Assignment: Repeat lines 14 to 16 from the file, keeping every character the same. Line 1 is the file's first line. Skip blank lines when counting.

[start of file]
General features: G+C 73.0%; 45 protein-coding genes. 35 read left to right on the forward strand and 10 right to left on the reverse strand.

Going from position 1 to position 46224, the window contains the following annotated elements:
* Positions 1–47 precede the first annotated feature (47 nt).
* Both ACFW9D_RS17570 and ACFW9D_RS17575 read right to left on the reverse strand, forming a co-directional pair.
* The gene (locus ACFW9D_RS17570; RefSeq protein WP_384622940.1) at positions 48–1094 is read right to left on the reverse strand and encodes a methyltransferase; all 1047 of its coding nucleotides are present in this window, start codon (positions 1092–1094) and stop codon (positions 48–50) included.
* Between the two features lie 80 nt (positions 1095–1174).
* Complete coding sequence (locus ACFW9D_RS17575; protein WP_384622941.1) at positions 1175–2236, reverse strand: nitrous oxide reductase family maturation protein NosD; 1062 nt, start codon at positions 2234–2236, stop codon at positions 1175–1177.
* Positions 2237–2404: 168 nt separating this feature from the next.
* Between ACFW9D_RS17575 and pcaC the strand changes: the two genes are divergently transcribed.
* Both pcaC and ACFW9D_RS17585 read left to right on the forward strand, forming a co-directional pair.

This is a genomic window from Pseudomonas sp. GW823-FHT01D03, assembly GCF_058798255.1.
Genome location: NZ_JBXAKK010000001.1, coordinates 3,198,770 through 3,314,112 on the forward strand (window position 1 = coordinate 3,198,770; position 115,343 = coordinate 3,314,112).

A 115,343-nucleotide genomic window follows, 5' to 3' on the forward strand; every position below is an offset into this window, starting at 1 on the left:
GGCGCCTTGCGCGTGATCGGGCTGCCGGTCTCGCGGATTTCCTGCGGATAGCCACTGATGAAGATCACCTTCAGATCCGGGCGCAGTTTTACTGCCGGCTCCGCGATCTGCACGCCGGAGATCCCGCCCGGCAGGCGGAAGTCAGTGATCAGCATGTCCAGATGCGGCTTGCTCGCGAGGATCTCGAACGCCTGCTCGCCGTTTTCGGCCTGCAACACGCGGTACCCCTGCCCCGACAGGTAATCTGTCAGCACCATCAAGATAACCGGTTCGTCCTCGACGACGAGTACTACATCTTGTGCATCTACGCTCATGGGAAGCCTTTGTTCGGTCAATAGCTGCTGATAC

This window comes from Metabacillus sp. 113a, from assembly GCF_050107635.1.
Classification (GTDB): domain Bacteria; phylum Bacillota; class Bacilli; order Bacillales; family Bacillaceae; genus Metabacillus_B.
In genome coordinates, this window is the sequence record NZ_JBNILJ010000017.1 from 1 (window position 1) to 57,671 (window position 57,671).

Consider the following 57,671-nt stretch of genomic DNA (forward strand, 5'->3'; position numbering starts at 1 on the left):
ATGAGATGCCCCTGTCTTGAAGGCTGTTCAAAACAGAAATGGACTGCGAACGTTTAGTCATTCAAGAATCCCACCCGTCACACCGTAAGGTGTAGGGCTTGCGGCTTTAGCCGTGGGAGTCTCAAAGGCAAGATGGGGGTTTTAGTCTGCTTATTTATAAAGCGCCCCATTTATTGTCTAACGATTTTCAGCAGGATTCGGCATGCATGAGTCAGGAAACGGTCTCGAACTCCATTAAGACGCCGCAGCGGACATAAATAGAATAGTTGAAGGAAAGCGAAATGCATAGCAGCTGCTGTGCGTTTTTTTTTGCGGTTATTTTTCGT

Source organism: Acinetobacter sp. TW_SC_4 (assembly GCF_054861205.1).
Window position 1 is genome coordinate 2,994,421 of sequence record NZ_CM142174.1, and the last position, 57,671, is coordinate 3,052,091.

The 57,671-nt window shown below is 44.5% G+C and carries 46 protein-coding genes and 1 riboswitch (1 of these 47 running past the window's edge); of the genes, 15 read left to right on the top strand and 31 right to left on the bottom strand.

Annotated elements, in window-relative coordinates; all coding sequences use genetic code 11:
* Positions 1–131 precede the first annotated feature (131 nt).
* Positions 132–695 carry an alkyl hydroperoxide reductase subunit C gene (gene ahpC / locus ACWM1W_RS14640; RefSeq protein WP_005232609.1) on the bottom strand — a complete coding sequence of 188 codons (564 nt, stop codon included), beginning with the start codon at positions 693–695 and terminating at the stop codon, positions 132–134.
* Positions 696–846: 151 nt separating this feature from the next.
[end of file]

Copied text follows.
GGCGCCTTGCGCGTGATCGGGCTGCCGGTCTCGCGGATTTCCTGCGGATAGCCACTGATGAAGATCACCTTCAGATCCGGGCGCAGTTTTACTGCCGGCTCCGCGATCTGCACGCCGGAGATCCCGCCCGGCAGGCGGAAGTCAGTGATCAGCATGTCCAGATGCGGCTTGCTCGCGAGGATCTCGAACGCCTGCTCGCCGTTTTCGGCCTGCAACACGCGGTACCCCTGCCCCGACAGGTAATCTGTCAGCACCATCAAGATAACCGGTTCGTCCTCGACGACGAGTACTACATCTTGTGCATCTACGCTCATGGGAAGCCTTTGTTCGGTCAATAGCTGCTGATAC

This window comes from Metabacillus sp. 113a, from assembly GCF_050107635.1.
Classification (GTDB): domain Bacteria; phylum Bacillota; class Bacilli; order Bacillales; family Bacillaceae; genus Metabacillus_B.